Lecture 1

Lecture 1 - 540:311 DETERMINISTIC MODELS IN OPERATIONS...

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540:311 DETERMINISTIC MODELS IN OPERATIONS RESEARCH Lecture 1: Introduction, Administration, Examples of mathematical programs Class Meeting: MTH 2 10:20-11:40am (SEC-209) Recitation W6-7pm (SEC-217) Prof. W. Art Chaovalitwongse (Dr. Chao-va-lit-wongs, Dr. Art, Dr. C, etc)
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General Information Instructor: W. Art Chaovalitwongse Office: CoRE Building, Rm. 212 E-mail: [email protected] Phone: 732-445-5469 Office Hours: M,W 1.30-3.00 pm TA: Chun-An (Joe) Chou E-mail: [email protected] Prerequisite – Matrix and Numerical Methods, basic knowledge of operations research, linear algebra, and basic calculus Software – Lindo (comes with text book) – Excel – AMPL/CPLEX or GAMS/CPLEX
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Text Books W. Winston. Operations Research: Applications and Algorithms 4th edition, Brooks/Cole, 2003 Hardcover: 1440 pages Publisher: Duxbury Press; 4 edition (July 25, 2003) Language: English ISBN-10: 0534380581 ISBN-13: 978-0534380588 (same book used in Prob Models in OR)
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Course Logistics Homeworks: 10% – (lowest homework score will be dropped) Quizzes: 10% – (lowest quiz score will be dropped) Project: 10% (a group of 3-4 students) Midterm 1: 20% Midterm 2: 20% Final: 30%
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1.1 An Introduction to Modeling Operations research (management science) is a scientific approach to decision making that seeks to best design and operate a system, usually under conditions requiring the allocation of scarce resources. – Term coined during WW II when leaders asked scientists and engineers to analyze several military problems. A system is an organization of interdependent components that work together to accomplish the goal of the system. The scientific approach to decision making requires the use of one or more mathematical models . A mathematical model is a mathematical representation of the actual situation that may be used to make better decisions or clarify the situation.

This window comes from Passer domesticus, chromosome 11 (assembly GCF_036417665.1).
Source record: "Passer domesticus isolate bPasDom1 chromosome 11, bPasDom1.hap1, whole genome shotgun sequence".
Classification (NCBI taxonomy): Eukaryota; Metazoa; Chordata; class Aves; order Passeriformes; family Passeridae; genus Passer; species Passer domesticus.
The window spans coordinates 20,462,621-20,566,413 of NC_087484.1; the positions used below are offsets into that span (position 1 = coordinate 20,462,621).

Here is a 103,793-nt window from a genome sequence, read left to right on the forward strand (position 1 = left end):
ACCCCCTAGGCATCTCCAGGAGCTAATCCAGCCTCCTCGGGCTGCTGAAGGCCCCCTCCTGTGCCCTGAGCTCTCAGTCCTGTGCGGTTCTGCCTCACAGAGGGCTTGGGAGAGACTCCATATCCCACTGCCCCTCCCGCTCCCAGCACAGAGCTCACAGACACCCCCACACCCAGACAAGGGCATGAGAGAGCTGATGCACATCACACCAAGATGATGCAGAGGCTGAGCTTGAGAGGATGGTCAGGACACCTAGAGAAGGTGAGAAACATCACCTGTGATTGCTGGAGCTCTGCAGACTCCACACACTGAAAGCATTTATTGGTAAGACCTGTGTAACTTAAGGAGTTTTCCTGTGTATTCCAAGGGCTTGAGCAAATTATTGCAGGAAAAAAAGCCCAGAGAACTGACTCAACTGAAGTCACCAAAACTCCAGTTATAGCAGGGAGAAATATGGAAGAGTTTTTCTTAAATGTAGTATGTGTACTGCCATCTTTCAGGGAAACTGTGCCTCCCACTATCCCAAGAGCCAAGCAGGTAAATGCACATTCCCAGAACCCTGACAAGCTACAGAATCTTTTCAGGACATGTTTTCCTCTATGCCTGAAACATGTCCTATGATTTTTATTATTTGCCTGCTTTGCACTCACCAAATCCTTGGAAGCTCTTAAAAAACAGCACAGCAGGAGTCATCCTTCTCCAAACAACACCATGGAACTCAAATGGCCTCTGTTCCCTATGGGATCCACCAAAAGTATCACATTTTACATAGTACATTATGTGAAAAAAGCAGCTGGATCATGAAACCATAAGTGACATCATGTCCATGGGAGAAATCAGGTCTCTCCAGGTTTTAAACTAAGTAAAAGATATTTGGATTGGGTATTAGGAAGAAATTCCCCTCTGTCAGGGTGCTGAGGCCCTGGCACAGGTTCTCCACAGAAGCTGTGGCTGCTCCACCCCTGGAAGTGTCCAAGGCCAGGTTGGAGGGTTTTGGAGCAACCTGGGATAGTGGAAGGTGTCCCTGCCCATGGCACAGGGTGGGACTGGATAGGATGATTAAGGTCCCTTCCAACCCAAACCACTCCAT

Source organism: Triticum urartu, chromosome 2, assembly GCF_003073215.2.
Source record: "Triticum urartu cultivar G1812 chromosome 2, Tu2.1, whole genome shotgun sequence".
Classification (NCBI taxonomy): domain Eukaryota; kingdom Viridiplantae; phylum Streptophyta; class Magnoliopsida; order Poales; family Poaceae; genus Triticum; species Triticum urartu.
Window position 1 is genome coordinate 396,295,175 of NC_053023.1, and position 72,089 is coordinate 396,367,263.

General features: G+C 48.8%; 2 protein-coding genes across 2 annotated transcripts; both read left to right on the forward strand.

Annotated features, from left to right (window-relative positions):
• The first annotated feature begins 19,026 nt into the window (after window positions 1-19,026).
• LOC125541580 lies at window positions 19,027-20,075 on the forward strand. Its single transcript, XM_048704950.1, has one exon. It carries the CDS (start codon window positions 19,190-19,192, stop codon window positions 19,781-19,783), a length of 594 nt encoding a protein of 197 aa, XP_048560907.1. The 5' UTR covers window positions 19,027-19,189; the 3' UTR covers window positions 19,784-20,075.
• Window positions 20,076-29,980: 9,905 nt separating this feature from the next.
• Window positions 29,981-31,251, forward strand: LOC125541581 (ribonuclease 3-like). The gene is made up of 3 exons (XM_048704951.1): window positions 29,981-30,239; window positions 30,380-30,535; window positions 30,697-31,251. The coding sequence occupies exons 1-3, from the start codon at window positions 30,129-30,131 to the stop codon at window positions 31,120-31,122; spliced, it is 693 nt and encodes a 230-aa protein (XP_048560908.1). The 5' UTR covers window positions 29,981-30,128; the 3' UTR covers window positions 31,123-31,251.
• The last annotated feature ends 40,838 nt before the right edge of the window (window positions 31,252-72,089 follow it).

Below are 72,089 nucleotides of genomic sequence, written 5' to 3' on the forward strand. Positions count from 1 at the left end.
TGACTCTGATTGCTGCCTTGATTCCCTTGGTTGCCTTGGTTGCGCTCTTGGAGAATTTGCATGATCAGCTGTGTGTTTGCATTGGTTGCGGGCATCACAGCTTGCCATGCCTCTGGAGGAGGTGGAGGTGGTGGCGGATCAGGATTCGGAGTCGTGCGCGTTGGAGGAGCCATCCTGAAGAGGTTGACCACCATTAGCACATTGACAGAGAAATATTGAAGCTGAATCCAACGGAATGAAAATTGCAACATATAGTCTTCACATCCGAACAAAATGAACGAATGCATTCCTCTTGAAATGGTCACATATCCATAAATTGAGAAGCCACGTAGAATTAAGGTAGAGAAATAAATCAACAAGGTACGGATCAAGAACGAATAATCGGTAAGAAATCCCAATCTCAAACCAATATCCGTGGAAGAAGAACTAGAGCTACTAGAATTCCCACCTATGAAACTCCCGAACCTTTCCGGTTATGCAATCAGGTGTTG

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Mathematical Modeling Prescriptive models “prescribe” behavior for an organization that will enable it to best meet its goals. – Components of this model include: • objective function(s) • decision variables • constraints An optimization model seeks to find values of the decision variables that optimize (maximize or minimize) an objective function among the set of all values for the decision variables that satisfy the given constraints.
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Decision variables: – the quantities that can vary; we often call them simply variables Objective function: – the expression that is being minimized or maximized Constraints: – equations and inequalities that the decision variables must satisfy Solution: – an assignment of values to the decision variables Feasible solution: – an assignment of values to the variables that satisfies all of its constraints. Optimal solution:
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This note was uploaded on 09/20/2011 for the course ENG 300 taught by Professor Albin during the Fall '11 term at Rutgers.

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Lecture 1 - 540:311 DETERMINISTIC MODELS IN OPERATIONS...

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